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#cyberfraud | #cybercriminals | Cyber Security Today – The latest FBI Internet crime report, adware on the rise, attacks on Wi-Fi and more


The latest FBI Internet crime report, adware on the rise, attacks on Wi-Fi and more.

Welcome to Cyber Security Today. It’s Friday February 14th. I’m Howard Solomon, contributing reporter on cyber security for ITWorldCanada.com.

 

The FBI this week released its annual statistics report for complaints about Internet-related crime. The biggest concern is the rise of business email compromise fraud. That’s fraud where an organization gets an email from what appears to be a legitimate firm asking to change the bank account funds are usually sent to. A new wrinkle on this scam is an email appears to come from an employee asking that their direct deposit switch to a different bank. Last year the FBI received over 23,000 complaints about these scams with adjusted losses of over US$1.7 billion. The agency reminds organizations of the importance of verifying bank account change requests coming by email or over the phone.

There are lots of ways to hack personal computers and smartphones, but malicious online ads, called adware, are increasingly being used by crooks. According to a recent report by security vendor Malwarebytes, seven of the top 10 threats against Windows users were delivered through adware. Adware is delivered in many ways, usually through popup ads that suddenly appear on your screen offering miracle weight loss programs, get rich quick schemes or phony warnings your device has been infected. Click on one of these and it likely leads to the downloading of serious malware. Often you get infected with adware by downloading a dodgy program — perhaps offering a free app — although you can also be infected by visiting a dodgy website. So be careful what you download and the sites you visit.

Adware also comes from downloading a bad browser extension. An extension is a plug-in to a browser that act as a utility. After an initial investigation by vendor Cisco Systems, Google this week said it removed 500 extensions for the Chrome browser from the Google Chrome Web Store. These extensions may have been downloaded by 1.7 million people. Some of them may have been available for download for over a year. Google has fraud detection mechanisms for bad extensions, but these got missed. Google is now using a Cisco tool created to detect bad extensions. It also has new data privacy guidelines for developers who want to put extensions in its store.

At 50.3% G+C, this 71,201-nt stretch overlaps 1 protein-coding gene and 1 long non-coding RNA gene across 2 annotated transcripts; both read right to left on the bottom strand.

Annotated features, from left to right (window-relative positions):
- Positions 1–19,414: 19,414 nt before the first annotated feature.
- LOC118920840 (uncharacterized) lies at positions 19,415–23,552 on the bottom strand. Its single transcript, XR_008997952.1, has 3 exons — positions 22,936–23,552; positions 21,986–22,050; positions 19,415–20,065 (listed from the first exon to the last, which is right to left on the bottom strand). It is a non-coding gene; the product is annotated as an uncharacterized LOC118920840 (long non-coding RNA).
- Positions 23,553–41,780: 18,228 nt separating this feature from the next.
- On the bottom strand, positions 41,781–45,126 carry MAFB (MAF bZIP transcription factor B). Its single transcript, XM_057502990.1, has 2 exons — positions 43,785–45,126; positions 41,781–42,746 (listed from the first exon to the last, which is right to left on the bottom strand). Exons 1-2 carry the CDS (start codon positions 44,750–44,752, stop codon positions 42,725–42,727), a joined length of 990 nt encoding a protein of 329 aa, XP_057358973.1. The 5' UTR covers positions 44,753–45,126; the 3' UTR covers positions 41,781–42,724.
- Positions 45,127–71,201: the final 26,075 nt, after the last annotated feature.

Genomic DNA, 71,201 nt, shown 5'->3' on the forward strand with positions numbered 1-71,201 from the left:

It’s bad enough that hackers may be able to compromise business systems. A new report says one piece of malware can jump to a corporate Wi-Fi network and infect more devices. A security company called Binary Defense says malware known to experts as Emotet has the capability. After infecting a system it looks for Wi-Fi routers and tries to break into them by cracking their passwords. This may have been going on unknown by the security industry for two years. Network administrators must make sure corporate Wi-Fi routers are using strong passwords and monitor networks for suspicious behavior.

Finally, April 1st is census day in the United States. However, with six and a half weeks to go the Census Bureau isn’t quite ready. A government watchdog reported this week that there are still a number of IT systems with high or very high-risk cyber security bugs. That can be expected in any system. The problem is staff aren’t meeting deadlines for fixing bugs. Some are taking more than 60 days, and there are less than 60 days to Census Day. The Census Bureau says it’s working to meet the deadlines for fixing vulnerabilities.

That’s it for Cyber Security Today. Links to details about these stories can be found in the text version of each podcast at ITWorldCanada.com. That’s where you’ll also find my news stories aimed at businesses and cyber security professionals. Cyber Security Today can be heard on Mondays, Wednesdays and Fridays. Subscribe on Apple Podcasts, Google Podcasts or add us to your Flash Briefing on your smart speaker. Thanks for listening. I’m Howard Solomon


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